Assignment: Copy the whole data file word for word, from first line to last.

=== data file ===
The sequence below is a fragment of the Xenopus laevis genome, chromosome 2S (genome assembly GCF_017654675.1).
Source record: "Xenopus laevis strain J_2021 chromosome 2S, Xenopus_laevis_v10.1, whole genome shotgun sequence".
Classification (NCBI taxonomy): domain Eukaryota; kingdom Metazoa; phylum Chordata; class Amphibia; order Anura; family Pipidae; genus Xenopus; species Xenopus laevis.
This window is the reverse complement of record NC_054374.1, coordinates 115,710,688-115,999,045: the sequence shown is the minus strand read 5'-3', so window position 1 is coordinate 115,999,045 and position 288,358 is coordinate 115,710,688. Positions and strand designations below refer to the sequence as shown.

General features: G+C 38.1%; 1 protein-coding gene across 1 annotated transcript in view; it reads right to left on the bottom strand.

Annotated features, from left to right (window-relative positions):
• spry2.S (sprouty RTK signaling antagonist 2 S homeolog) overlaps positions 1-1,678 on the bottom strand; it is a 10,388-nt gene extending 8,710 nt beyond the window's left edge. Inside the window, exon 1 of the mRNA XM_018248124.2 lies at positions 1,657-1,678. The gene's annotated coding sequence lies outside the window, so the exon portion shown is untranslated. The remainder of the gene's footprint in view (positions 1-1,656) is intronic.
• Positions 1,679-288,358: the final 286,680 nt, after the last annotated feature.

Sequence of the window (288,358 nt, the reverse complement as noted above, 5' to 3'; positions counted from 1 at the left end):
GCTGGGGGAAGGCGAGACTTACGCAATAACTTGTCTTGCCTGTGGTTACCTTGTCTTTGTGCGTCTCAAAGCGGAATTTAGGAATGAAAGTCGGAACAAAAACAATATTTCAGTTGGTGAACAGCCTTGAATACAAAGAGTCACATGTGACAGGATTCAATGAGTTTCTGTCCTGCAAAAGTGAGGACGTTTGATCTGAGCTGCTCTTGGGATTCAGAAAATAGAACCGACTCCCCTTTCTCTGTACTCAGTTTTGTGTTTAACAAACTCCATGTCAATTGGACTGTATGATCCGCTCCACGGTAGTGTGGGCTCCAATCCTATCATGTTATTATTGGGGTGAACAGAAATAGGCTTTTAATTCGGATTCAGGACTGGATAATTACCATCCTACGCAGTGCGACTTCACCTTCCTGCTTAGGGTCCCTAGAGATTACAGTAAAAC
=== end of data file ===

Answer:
The sequence below is a fragment of the Xenopus laevis genome, chromosome 2S (genome assembly GCF_017654675.1).
Source record: "Xenopus laevis strain J_2021 chromosome 2S, Xenopus_laevis_v10.1, whole genome shotgun sequence".
Classification (NCBI taxonomy): domain Eukaryota; kingdom Metazoa; phylum Chordata; class Amphibia; order Anura; family Pipidae; genus Xenopus; species Xenopus laevis.
This window is the reverse complement of record NC_054374.1, coordinates 115,710,688-115,999,045: the sequence shown is the minus strand read 5'-3', so window position 1 is coordinate 115,999,045 and position 288,358 is coordinate 115,710,688. Positions and strand designations below refer to the sequence as shown.

General features: G+C 38.1%; 1 protein-coding gene across 1 annotated transcript in view; it reads right to left on the bottom strand.

Annotated features, from left to right (window-relative positions):
• spry2.S (sprouty RTK signaling antagonist 2 S homeolog) overlaps positions 1-1,678 on the bottom strand; it is a 10,388-nt gene extending 8,710 nt beyond the window's left edge. Inside the window, exon 1 of the mRNA XM_018248124.2 lies at positions 1,657-1,678. The gene's annotated coding sequence lies outside the window, so the exon portion shown is untranslated. The remainder of the gene's footprint in view (positions 1-1,656) is intronic.
• Positions 1,679-288,358: the final 286,680 nt, after the last annotated feature.

Sequence of the window (288,358 nt, the reverse complement as noted above, 5' to 3'; positions counted from 1 at the left end):
GCTGGGGGAAGGCGAGACTTACGCAATAACTTGTCTTGCCTGTGGTTACCTTGTCTTTGTGCGTCTCAAAGCGGAATTTAGGAATGAAAGTCGGAACAAAAACAATATTTCAGTTGGTGAACAGCCTTGAATACAAAGAGTCACATGTGACAGGATTCAATGAGTTTCTGTCCTGCAAAAGTGAGGACGTTTGATCTGAGCTGCTCTTGGGATTCAGAAAATAGAACCGACTCCCCTTTCTCTGTACTCAGTTTTGTGTTTAACAAACTCCATGTCAATTGGACTGTATGATCCGCTCCACGGTAGTGTGGGCTCCAATCCTATCATGTTATTATTGGGGTGAACAGAAATAGGCTTTTAATTCGGATTCAGGACTGGATAATTACCATCCTACGCAGTGCGACTTCACCTTCCTGCTTAGGGTCCCTAGAGATTACAGTAAAAC